Canada is well positioned as a world leader in quantum commitments, with high volumes of patent applications, scientific publications and overall investments.
On behalf of the National Research Council of Canada, Global Advantage Consulting Group recently completed a comprehensive survey of the Canadian, German and United Kingdom quantum technologies ecosystems, where we identified key programs, players, and developments in research and commercialization activities involving quantum communications, sensing, and computing.
(Global country rankings in quantum)
The second quantum revolution (Quantum 2.0) has arrived where many-body quantum superposition, entanglement and measurement are actively employed to alter the quantum face of the physical world.
Over the last decade, quantum technologies have attracted the world’s leading countries to make outsized financial commitments to support ambitious national strategies and programs. Former US President Trump signed a $1.2 billion five-year US National Quantum Initiative in December 2018. The European Commission has a ten-year €1 billion Quantum Flagship initiative in place. Germany, which benefits from the European Flagship program, committed €1 billion in developing quantum technologies but has since added €2 billion to its quantum efforts as part of its Covid-19 recovery plan. The UK’s ten-year National Quantum Technologies Program, now at its mid-point, involves commitments of over £1 billion through a mix of government and industry funding.
China is markedly increasing its funding from a publicly disclosed $US 1 billion from 2006 to 2019. Construction of a National Laboratory for Quantum Information Science in Hefei in Anhui province at an estimated cost of $US 10 billion was announced. Indications are that the next five-year plan to be announced in March 2021 will include increased levels of funding. China now ranks first globally in numbers of publications, has demonstrated the most advanced Quantum Key Distribution project using space and in December 2020 claimed a leading position in quantum computing research based on a test of a prototype quantum computer using photons.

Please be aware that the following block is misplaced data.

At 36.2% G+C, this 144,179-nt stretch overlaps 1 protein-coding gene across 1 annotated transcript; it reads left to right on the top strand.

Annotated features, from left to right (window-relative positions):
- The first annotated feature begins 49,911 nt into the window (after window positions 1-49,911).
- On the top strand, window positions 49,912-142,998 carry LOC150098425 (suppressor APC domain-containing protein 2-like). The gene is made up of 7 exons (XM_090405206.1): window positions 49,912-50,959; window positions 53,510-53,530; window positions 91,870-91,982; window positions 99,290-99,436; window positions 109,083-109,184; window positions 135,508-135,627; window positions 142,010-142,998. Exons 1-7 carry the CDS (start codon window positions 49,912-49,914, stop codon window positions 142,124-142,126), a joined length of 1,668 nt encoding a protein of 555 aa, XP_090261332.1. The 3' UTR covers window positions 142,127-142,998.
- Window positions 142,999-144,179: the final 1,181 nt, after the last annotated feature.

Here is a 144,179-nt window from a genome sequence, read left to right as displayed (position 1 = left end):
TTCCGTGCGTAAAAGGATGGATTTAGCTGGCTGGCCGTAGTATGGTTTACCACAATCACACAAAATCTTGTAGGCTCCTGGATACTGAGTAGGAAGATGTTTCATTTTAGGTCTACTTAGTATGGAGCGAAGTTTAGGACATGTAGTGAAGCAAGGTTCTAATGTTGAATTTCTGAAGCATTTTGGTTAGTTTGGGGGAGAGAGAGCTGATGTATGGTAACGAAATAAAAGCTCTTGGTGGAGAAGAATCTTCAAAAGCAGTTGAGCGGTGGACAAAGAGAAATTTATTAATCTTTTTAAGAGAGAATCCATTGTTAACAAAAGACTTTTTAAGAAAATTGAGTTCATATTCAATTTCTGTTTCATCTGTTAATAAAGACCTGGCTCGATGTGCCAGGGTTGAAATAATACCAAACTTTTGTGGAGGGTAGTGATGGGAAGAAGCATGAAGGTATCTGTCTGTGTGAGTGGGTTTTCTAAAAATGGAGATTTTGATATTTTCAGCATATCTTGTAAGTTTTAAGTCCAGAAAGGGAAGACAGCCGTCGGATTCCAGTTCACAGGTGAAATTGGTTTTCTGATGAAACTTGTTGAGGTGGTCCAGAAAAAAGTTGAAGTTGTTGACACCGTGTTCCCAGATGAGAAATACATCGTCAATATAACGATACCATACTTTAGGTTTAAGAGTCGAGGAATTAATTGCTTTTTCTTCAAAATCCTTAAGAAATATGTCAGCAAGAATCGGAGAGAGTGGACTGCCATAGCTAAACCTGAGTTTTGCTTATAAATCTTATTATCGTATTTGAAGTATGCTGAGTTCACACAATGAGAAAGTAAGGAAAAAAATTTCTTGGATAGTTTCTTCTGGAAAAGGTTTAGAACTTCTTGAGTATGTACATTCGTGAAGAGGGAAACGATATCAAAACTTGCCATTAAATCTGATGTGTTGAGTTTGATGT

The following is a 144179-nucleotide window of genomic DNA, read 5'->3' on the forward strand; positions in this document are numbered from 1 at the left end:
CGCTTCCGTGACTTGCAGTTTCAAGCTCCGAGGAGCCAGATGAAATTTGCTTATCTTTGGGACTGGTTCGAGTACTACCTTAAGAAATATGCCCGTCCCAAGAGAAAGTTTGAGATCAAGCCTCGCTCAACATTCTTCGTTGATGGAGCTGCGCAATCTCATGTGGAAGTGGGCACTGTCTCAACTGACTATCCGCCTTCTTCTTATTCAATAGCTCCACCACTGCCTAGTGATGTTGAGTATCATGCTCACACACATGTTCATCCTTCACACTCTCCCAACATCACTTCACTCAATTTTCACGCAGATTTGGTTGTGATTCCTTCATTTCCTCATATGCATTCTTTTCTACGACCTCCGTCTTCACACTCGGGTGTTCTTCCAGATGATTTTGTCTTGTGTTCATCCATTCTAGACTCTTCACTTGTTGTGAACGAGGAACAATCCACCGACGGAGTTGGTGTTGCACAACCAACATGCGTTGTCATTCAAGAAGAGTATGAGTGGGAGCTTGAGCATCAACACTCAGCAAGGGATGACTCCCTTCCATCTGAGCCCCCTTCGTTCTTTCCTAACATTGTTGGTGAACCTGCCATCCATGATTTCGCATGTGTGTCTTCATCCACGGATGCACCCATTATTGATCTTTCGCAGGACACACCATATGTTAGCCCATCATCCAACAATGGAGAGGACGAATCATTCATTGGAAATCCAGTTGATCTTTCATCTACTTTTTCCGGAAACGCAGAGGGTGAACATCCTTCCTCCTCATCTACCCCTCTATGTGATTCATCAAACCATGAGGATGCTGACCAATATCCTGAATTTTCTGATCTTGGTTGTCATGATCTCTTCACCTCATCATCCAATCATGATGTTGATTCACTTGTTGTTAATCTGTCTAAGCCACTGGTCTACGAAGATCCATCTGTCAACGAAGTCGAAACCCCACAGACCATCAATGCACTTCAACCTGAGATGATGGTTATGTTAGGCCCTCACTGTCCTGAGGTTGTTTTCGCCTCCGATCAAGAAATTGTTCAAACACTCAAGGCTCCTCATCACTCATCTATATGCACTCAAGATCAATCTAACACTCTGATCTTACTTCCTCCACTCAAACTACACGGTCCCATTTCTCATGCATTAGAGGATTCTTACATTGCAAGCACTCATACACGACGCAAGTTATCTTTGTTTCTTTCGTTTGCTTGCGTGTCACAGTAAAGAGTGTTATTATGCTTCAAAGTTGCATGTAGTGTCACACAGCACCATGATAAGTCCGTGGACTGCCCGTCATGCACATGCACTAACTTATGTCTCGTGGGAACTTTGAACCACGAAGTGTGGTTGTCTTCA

Increasing Commercialization Potential
Commercial potential is becoming increasingly evident as more and more transformative quantum technologies become marketable. Forecasts of the potential market growth for quantum technologies vary considerably but are attention-getting. Timeframes to market are becoming shorter, if not necessarily tomorrow.
(Source: Yole Développement (2020), as presented in “OIDA Quantum Photonics Roadmap: Every Photon Counts,” OSA Industry Development Associates, March 2020.)
For Canada, NRC has cited forecasts developed by third-party economists projected that by 2030 Canada will grow an $8.2 billion quantum technology industry, employing 16,000 people and generating $3.5 billion in returns for the government.
Increasing Investment Activity
The emergence of market-oriented products and the growing – though generally still early-stage – commercial traction and success with quantum technologies are increasingly evident. Many are still at an early stage in terms of the product’s or service’s marketability and the still-limited breadth of market acceptance.
Investments in startups and venture funding have been growing over the past five or so years, indicating that early higher risk investors anticipate being able to monetize gains within five to seven years. An analysis published in Nature indicated that in 2017 and 2018, companies pursuing quantum technologies received four times as much private investment as compared to the previous two years. Canada’s D-Wave Systems, which has sold computers that exploit quantum annealing effects, especially to tackle optimization problems, was the single largest beneficiary globally, raising $US 177 million by the end of 2018, also the lion’s share of Canada’s total of $US 243 million.
(Source: Elizabeth Gibney, (October 2019) “The Quantum Gold Rush,” Nature 574.)
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